I read a post by a Calvinist recently that raised a question along the lines of: “What does praying to an Arminian God actually accomplish, since He can’t compel anyone to believe? Arminians pray like Calvinists when they pray for Salvation”.
Calvinists don’t seem to realize that virtually everyone who isn’t a Calvinist also isn’t an Arminian, but Arminius haunts them and it’s kind of funny. But, that aside, this question is fascinating to me because there’s a much harder question to answer:
What does praying to a Calvinist God actually accomplish?
On Calvinism, God foreordained from the foundation of the world to accomplish exactly what happens. Literally nothing happens outside His will. You are, in effect, talking to a “read-only” entity, a being that wrote the script before Creation and is following it perfectly. You pray, on Calvinism, because God told you to. Prayer is about changing yourself, despite Scripture clearly indicating that prayer is about communicating to God like a person, not an unchanging god made of stone.
Some like to add further that free will is “too difficult for God to overcome”, but what they really mean is that God can’t be omnipotent unless He can do logically contradictory things like make square circles. God can’t violate free will because then it wouldn’t be free will. It’s not about power. It’s about the meanings of words.
How do we answer the original question then? Are non-Calvinists becoming temporary Calvinists when they pray for someone to be saved? No, not at all. When I pray for the salvation of people I love, it’s no different than when I pray for God to heal someone who is sick or help someone who is struggling with a sin. I’m asking that God actually does something. For my unsaved friends and family, it could be revealing Himself to them, it could be softening their hearts, it could be any number of things.
But, the Calvinist might respond, you can’t force God to save them, so your prayers might not be answered. This is true. The prayer might not be answered. But what, precisely, is the Calvinist accomplishing through prayer? On Calvinism, it is literally impossible for God to answer your prayer, because God has already ordained all that is going to happen.
If God wanted, God could unilaterally change the will of the one prayed for, and they would become a Christian. But God has already decided who will be saved and who would be damned. Your prayers accomplishing nothing here; if you pray for a predetermined saved person, God already has an exact moment that He’ll regenerate them and you can’t alter it. If you pray for a damned person, you may indeed love the person more than God (on Calvinism), but you absolutely won’t alter His will.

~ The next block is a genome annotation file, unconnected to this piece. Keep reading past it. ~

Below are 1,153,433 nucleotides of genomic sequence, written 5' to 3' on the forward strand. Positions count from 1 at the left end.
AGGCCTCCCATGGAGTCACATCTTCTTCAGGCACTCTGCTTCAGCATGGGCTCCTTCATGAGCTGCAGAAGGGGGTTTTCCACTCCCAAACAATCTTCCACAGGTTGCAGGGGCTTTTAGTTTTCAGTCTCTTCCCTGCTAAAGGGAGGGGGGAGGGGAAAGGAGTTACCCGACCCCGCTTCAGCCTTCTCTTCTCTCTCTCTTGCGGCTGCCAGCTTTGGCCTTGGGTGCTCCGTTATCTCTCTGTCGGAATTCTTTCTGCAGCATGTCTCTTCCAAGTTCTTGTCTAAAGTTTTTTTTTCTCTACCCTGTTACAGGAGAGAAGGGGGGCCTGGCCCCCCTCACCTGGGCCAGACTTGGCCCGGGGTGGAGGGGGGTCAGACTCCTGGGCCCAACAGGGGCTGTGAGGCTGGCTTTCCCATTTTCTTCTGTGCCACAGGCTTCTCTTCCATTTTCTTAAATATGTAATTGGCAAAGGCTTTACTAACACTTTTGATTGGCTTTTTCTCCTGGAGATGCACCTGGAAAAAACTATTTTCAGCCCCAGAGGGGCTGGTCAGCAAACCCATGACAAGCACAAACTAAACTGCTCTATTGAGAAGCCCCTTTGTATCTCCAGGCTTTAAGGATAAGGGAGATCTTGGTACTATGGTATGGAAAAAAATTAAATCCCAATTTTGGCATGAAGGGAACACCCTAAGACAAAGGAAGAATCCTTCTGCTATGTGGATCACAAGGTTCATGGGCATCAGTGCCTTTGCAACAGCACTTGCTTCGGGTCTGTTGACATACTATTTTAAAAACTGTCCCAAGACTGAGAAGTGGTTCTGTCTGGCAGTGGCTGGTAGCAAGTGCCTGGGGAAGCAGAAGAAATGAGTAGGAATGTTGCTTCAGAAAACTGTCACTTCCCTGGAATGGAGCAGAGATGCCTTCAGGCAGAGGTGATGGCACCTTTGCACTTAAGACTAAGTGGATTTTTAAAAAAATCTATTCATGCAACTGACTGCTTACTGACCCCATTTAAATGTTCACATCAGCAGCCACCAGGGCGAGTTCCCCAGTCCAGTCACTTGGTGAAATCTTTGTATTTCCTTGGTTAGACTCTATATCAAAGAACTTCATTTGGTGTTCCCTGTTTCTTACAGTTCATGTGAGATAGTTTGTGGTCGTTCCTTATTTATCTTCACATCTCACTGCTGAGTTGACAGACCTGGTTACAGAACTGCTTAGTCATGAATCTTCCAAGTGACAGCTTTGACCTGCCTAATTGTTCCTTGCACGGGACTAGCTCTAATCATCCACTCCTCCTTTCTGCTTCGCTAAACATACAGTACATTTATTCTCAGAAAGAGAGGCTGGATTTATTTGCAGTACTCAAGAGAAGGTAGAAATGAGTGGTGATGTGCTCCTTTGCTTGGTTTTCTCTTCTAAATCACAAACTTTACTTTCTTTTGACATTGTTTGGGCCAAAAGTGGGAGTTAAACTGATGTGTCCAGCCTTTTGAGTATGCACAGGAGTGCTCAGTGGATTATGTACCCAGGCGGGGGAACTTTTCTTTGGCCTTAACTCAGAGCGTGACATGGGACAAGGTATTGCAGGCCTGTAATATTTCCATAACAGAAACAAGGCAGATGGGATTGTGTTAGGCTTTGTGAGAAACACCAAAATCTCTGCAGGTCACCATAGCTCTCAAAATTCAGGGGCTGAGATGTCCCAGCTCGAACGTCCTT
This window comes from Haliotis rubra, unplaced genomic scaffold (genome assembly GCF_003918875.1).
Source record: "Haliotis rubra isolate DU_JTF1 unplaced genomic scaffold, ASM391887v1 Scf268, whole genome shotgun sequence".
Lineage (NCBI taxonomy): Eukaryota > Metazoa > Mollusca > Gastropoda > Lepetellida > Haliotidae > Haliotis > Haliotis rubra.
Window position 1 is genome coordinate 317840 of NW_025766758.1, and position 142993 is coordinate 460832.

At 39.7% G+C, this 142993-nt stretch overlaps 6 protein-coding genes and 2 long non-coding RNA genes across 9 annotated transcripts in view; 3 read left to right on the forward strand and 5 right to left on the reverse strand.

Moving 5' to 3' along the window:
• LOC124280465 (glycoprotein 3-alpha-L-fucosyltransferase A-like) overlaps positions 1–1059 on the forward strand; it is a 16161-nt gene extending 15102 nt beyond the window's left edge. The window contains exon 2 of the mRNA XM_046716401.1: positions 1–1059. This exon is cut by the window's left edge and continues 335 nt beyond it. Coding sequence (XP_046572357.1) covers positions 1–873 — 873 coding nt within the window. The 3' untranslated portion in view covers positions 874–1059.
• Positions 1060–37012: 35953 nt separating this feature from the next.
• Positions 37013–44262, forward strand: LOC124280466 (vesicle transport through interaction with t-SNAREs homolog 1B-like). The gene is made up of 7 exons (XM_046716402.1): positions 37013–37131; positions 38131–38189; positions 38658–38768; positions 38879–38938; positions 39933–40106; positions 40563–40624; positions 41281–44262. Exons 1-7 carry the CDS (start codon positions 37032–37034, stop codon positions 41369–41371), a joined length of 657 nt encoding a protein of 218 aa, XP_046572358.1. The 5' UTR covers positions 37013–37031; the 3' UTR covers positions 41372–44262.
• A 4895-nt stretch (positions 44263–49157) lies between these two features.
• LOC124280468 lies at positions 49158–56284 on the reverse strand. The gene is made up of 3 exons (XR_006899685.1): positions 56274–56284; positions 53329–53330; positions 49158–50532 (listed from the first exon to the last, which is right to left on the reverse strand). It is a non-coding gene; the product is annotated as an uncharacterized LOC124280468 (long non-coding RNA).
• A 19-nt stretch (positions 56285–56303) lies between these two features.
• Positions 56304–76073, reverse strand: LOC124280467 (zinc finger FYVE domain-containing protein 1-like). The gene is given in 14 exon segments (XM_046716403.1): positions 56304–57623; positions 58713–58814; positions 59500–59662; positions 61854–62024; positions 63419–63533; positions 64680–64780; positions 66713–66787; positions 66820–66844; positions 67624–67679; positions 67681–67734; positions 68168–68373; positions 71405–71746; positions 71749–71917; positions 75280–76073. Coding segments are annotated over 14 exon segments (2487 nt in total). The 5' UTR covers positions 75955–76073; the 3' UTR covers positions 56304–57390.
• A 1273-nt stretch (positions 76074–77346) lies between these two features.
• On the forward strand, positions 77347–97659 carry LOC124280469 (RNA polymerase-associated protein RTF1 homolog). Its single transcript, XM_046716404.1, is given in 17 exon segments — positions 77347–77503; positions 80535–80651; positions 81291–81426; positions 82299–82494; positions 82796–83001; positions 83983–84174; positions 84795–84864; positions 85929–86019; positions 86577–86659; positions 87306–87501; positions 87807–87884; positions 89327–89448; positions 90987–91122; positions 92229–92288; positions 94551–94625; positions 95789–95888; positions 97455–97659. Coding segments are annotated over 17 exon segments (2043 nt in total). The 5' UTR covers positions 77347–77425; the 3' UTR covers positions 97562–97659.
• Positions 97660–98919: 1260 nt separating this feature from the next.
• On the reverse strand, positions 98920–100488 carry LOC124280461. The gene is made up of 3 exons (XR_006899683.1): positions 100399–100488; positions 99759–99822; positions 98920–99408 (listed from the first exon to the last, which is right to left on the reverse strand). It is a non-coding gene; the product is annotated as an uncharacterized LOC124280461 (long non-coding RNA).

On Calvinism, prayer doesn’t alter God’s immutable will. The damned remain damned. The elect remain elect.
On non-Calvinism, prayer does alter things. God may do something He wouldn’t have done if you hadn’t prayed. And this may save someone. As a Molinist, I believe God knows what you’ll pray in advance and knows who will be saved, but that doesn’t mean He doesn’t respond. Just as I know my children well enough to predict what they’ll ask, and can prepare for their requests accordingly.
Love this post. I wouldn’t call myself Arminian, but I pray for things like these:
I pray that the Holy Spirit will give me guidance in speaking so that what I say to this person is courageous, error free, unhypocritical and persuasive.
Where the unsaved person is beyond my reach, I pray the Lord will bring them in contact with caring believers who will say the things I can’t.
I pray that the Holy Spirit will bring conviction of sin, righteousness and judgment.
I pray that the love of Christ will shine through above all else.
I pray that the Lord will order the circumstances of the unsaved person’s life to draw his or her attention to the importance of the eternal. This may involve bringing about a need, an illness, the loss of a loved one, or anything else that serves as a wakeup call. I’ve had wakeup calls myself, and I know what they feel like.
I pray that the Lord will remove distractions so that the unsaved person can think clearly about the choice presented and that the words of scripture will ring in their ears, demanding a response.
I pray that the Lord will make all excuses, counterarguments and forms of denial sound as lame and unconvincing to the person making them as they really are. That includes protests about the failings of the messenger.
I pray that the word of Christ shared will be clearly understood. The god of this world is in the business of blinding the minds of those who are perishing. Is it wrong to pray, “Open their eyes, Lord”? I don’t think so. If anyone can stop the perishing from becoming the perished, it is our God, and he doesn’t need to remove the option of volitional surrender to make that happen.
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That’s an excellent list.
It’s even worse than you think, antemodernist. According to Calvinism, prayer isn’t about even “changing me.” Because “me,” (whatever the total state of “me” is, at a given point in time) was ordained to be whatever “me” is, before the foundation of the world. So even “me” is just a dumb terminal pointlessly playing out a rigid script written for “me” without my say-so or choice.
In fact, my choice to believe or not believe Calvinism was another preordained thing. Funny, then, that Calvinists love so much to argue…according to their “lights,” they can’t actually alter the state of anybody’s mind at a given moment. Not even their own.
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The message seems pretty clear. God gave the manna and water after Moses prayed. And not before. Provision of the needs of the hungry and thirsty Israelites did not happen before that action.
Israelites only won against Amalek if Moses kept his rod raised.